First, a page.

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Five months post-Hurricane Maria, ‘Katrina Project’ proves touching, timely


Over twelve years ago on August 23, 2005, Hurricane Katrina, a category 5 storm, blew through New Orleans, Louisiana, one of several cities most affected. Days into the aftermath of the storm, Michael Marks and Mackenzie Westmoreland started talking with those who stayed in New Orleans. They collected their experiences of those who could not leave in order to give a voice to one of the costliest natural disasters in U.S. history.

Marks and Westmoreland’s interviews turned into “The Katrina Project: Hell and High Water,” a play dedicated to those who lost their lives, loved ones or were otherwise impacted by the storm. The play, which follows a diverse group of characters as they experience the devastation, will come to life this weekend, Friday through Saturday evening, in the Arnold Hall Auditorium courtesy of 3rd Act Productions.

The show’s director, fourth-year performing arts student and “native Savannaian” Claire Price, is no stranger to her material. She starred in the show when she was a freshman at the Savannah Arts Academy, and that production traveled to the Edinburgh Fringe Festival in Scotland.

“We had to do the show now because there is so much political relevance, it’s almost difficult to watch at certain points,” Price said following a rehearsal run of the show. “This show was like a piece of my soul. I knew I wanted to direct, and I knew I wanted to direct something riveting, something that reflects what we’re all going through [with] the political climate of the country right now. Overall I think the show is honest and you can’t deny that.”

The Katrina Project: Hell or High Water SCAD 2018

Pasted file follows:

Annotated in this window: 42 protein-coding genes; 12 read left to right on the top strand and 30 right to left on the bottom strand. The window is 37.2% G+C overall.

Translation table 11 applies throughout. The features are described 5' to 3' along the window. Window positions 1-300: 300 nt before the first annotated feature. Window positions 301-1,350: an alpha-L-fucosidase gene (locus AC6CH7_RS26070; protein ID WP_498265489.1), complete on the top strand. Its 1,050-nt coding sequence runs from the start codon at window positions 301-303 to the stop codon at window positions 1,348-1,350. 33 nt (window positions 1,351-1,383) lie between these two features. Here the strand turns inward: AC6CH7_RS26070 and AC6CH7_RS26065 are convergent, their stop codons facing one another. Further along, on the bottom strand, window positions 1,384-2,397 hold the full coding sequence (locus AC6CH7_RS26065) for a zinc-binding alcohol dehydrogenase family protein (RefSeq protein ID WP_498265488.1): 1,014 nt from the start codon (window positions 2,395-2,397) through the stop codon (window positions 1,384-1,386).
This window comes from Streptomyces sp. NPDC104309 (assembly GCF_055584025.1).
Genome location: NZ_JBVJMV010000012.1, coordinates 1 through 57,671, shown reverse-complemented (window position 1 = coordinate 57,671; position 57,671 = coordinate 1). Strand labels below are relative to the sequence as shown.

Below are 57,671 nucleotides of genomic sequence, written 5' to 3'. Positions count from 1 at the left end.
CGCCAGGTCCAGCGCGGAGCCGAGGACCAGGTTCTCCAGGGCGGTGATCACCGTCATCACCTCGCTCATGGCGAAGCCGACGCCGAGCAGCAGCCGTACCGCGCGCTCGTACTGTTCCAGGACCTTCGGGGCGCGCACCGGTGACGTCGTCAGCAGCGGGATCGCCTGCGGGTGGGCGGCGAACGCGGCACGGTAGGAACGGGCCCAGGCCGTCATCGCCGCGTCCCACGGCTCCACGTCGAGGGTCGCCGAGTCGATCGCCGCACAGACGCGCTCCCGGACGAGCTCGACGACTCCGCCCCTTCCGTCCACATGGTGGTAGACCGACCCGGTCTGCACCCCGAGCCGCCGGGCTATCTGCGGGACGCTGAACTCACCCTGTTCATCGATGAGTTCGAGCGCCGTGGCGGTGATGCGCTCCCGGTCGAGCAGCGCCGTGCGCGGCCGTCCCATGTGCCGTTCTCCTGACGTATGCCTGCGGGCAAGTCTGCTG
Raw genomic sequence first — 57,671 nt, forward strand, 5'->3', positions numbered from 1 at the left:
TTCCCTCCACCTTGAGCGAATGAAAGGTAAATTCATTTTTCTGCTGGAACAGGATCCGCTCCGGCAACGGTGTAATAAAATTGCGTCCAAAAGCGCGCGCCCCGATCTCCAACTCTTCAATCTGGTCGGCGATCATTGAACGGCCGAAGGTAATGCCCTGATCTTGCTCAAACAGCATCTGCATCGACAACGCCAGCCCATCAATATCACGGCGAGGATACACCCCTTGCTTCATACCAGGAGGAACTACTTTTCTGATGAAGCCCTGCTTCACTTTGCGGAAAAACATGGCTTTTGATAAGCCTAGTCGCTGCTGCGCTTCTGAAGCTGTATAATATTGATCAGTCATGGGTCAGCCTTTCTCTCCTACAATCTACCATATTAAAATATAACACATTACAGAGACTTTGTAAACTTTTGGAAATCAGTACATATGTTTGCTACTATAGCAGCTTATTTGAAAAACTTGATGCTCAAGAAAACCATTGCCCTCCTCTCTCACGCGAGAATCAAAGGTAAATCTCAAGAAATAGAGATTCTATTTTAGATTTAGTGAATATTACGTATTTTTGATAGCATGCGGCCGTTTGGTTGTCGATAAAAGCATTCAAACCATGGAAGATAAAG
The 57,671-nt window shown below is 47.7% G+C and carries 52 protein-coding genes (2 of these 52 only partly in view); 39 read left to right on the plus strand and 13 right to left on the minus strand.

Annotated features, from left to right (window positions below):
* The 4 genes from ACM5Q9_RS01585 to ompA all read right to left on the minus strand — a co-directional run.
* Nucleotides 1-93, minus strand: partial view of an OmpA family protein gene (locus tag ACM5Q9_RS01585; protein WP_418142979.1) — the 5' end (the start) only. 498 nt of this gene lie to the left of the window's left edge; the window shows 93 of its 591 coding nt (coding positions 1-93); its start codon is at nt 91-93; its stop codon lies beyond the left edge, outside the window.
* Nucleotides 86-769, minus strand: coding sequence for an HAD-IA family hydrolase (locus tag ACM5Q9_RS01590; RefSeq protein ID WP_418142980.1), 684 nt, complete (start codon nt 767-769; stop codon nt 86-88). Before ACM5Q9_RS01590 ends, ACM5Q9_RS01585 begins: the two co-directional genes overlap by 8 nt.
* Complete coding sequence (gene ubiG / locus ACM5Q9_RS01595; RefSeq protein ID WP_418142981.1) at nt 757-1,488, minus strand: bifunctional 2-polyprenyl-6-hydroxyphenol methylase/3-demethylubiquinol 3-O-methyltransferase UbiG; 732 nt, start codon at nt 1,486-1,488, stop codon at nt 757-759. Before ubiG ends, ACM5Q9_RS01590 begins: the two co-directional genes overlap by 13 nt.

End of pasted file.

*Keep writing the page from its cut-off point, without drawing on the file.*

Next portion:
The cast of “The Katrina Project: Hell and High Water” performs an early “pre-storm” scene in the show. Image credit: Emilie Kefalas.

With the help of 30 students making the project possible, Price said her cast of exactly 16 actors consists of invested performers, some of whom have never before been onstage. Price also pointed out the monologues featured in the show are real, not fabricated for playwriting purposes.

“They’re really from the hearts and souls of these survivors and from those who perished, so we get to see different perspectives,” Price said. “The more we shed light on it, the more we give support to the voices that we don’t usually get to hear. Maybe there will be a ‘Maria Project’ one day and we can hear voices from the Puerto Rico side of things. I feel that there seems to be a recurring political negligence to leave specifically minorities in the dark.”

For Price, the show especially hits home mostly because her downstairs roommate is from Puerto Rico. Price said she discussed the show with her roommate and decided to include a table in the Arnold Hall lobby to collect donations supporting Somos Una Voz, an alliance of artists working to provide food, shelter, medicine and power to those in need from the effects of recent natural disasters, including Hurricane Maria.

“I wanted to shed light on what’s happening and I also wanted to directly positively impact it,” Price said. “All of Puerto Rico doesn’t even have power yet. That is really concerning just for me as an outsider, but I can’t even imagine how my downstairs roommate feels, being someone who’s from there and has family there.”

The Katrina Project: Hell or High Water SCAD 2018

First-year student Jordan Yowell plays Jackie Bolton, a resident of New Orleans’s Ninth Ward who evacuated to the Mercedes-Benz Superdome. Image credit: Emilie Kefalas.

Aside from getting the opportunity to direct a show she’s been involved with before, Price said the most rewarding part of her role as a director is learning from those she leads, specifically her actors.

“I teach outside of school,” Price said. “I’m always in a leadership role, and I am continuously finding that I learn so much as a person not just in balancing the needs of people, but also as an actor. I know that an actor’s work is never done. [Directing] teaches me new things every time. I’m just humbled to work with [this cast]. It’s all about them. That’s the most rewarding thing for sure.”

Price encouraged students and other members of the SCAD and Savannah communities to come support the show because it is politically relevant and it is also performed in under an hour with no intermission.

“I know we’re approaching finals, but it’s 45 minutes long,” Price said. “It speaks for itself. It’s riveting.”

“The Katrina Project: Hell and High Water” opens Friday, March 2 at 7 p.m. in the Arnold Hall Theatre. The show also has two performances Saturday, March 3 at 3 p.m. and 7 p.m. Admission is free and open to the public.

By Emilie Kefalas.


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